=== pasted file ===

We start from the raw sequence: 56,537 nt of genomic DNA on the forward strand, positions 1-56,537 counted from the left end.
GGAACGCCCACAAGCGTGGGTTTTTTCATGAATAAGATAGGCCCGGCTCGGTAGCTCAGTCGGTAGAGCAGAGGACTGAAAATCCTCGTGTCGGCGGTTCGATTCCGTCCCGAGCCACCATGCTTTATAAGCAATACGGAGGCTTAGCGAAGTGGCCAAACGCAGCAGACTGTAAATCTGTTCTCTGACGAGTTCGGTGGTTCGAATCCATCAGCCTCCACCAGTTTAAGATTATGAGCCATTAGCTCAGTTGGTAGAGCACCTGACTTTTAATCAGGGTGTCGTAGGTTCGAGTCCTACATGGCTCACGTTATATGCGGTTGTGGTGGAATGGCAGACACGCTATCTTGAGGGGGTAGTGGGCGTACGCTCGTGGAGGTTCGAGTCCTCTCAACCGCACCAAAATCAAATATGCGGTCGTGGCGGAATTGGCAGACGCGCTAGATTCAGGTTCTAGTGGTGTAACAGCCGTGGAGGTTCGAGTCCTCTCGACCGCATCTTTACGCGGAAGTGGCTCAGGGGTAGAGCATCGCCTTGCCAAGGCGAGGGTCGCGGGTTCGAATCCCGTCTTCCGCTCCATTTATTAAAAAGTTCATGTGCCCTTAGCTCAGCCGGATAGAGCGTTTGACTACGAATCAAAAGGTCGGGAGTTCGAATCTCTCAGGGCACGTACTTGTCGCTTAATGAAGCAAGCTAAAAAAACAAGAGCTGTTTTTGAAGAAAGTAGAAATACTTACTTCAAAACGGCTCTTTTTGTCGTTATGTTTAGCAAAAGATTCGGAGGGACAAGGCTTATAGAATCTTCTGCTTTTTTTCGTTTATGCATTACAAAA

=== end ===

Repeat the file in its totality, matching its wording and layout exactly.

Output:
We start from the raw sequence: 56,537 nt of genomic DNA on the forward strand, positions 1-56,537 counted from the left end.
GGAACGCCCACAAGCGTGGGTTTTTTCATGAATAAGATAGGCCCGGCTCGGTAGCTCAGTCGGTAGAGCAGAGGACTGAAAATCCTCGTGTCGGCGGTTCGATTCCGTCCCGAGCCACCATGCTTTATAAGCAATACGGAGGCTTAGCGAAGTGGCCAAACGCAGCAGACTGTAAATCTGTTCTCTGACGAGTTCGGTGGTTCGAATCCATCAGCCTCCACCAGTTTAAGATTATGAGCCATTAGCTCAGTTGGTAGAGCACCTGACTTTTAATCAGGGTGTCGTAGGTTCGAGTCCTACATGGCTCACGTTATATGCGGTTGTGGTGGAATGGCAGACACGCTATCTTGAGGGGGTAGTGGGCGTACGCTCGTGGAGGTTCGAGTCCTCTCAACCGCACCAAAATCAAATATGCGGTCGTGGCGGAATTGGCAGACGCGCTAGATTCAGGTTCTAGTGGTGTAACAGCCGTGGAGGTTCGAGTCCTCTCGACCGCATCTTTACGCGGAAGTGGCTCAGGGGTAGAGCATCGCCTTGCCAAGGCGAGGGTCGCGGGTTCGAATCCCGTCTTCCGCTCCATTTATTAAAAAGTTCATGTGCCCTTAGCTCAGCCGGATAGAGCGTTTGACTACGAATCAAAAGGTCGGGAGTTCGAATCTCTCAGGGCACGTACTTGTCGCTTAATGAAGCAAGCTAAAAAAACAAGAGCTGTTTTTGAAGAAAGTAGAAATACTTACTTCAAAACGGCTCTTTTTGTCGTTATGTTTAGCAAAAGATTCGGAGGGACAAGGCTTATAGAATCTTCTGCTTTTTTTCGTTTATGCATTACAAAA